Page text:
Tesco is trialling the use of mapping and analytics robots at it fashion departments to keep shelves stocked and improve customer experience.
The supermarket giant has joined forces with California-based technology company RFspot to use the radio frequency identification (RFID) robots at five stores across the UK.
The machines, which are designed to eliminate the need for staff to conduct handheld inventory counts, are able to roam through the aisles of the F&F department while their on board RFID readers count the numbers of each product remaining on hangers and shelves, by reading each garment’s ultrahigh-frequency RFID tag.
All of F&F’s merchandise, which is sold at 525 Tesco stores around the country, is already RFID tagged. Tesco staff are able to read those tags by using handheld units, but the RFspot robots collect the same data more efficiently and more regularly, with little human input required.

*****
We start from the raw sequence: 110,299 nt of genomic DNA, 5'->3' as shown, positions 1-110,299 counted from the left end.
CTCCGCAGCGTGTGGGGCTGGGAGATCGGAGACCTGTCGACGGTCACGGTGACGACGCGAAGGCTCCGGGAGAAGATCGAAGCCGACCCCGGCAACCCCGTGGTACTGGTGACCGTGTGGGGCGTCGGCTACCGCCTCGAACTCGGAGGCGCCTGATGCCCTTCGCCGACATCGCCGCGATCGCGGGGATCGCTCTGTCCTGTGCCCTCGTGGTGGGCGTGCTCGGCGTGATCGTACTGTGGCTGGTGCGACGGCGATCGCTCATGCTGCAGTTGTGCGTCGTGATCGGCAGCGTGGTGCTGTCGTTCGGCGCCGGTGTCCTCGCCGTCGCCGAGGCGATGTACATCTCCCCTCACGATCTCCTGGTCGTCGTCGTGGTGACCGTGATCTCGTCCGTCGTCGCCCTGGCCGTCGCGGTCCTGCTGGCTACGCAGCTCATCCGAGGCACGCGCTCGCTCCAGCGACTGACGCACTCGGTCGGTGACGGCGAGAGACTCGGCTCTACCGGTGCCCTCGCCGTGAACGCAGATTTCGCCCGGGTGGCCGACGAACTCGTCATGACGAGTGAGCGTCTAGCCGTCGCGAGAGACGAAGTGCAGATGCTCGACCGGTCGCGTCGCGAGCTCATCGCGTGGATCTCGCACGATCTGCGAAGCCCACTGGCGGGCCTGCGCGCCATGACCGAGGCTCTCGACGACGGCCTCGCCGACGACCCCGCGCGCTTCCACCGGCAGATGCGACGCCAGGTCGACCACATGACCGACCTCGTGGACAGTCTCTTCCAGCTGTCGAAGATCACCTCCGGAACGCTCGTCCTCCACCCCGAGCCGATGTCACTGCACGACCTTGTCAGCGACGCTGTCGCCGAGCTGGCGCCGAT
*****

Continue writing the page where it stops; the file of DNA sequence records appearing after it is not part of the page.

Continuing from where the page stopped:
But a small-scale trial is being initially undertaken by the grocer to determine the success of the technology. If successful, it could be rolled out to more Tesco stores across the UK.
During the trial, the robots will be allowed to navigate through each of the five Tesco stores’ stock rooms and sales floors numerous times every week, reading tags and collecting location data. It is understood the robots can complete the task in just one-seventh of the time that it would take for human members of staff.
The data the machines collect can be stored on the robots’ inbuilt computers and also sent back to a cloud-based server hosted by RFspot, by using the store’s wifi network.
Store staff can then view that information in real time and collect analytics, allowing them to see areas of the F&F department where tagged items have been misplaced, where shelves need restocking, or which displays are resulting in the highest volume of sales.
Employees can even use the LCD screen on the front of the robots to see the data that is being captured for themselves, or to display the face of a staff member who is remotely operating the robot when it is in semi-autonomous mode.
That function allows individuals to manually control the robot’s movements within a store, while keeping track of where they are moving the robot via internal cameras installed within the robot.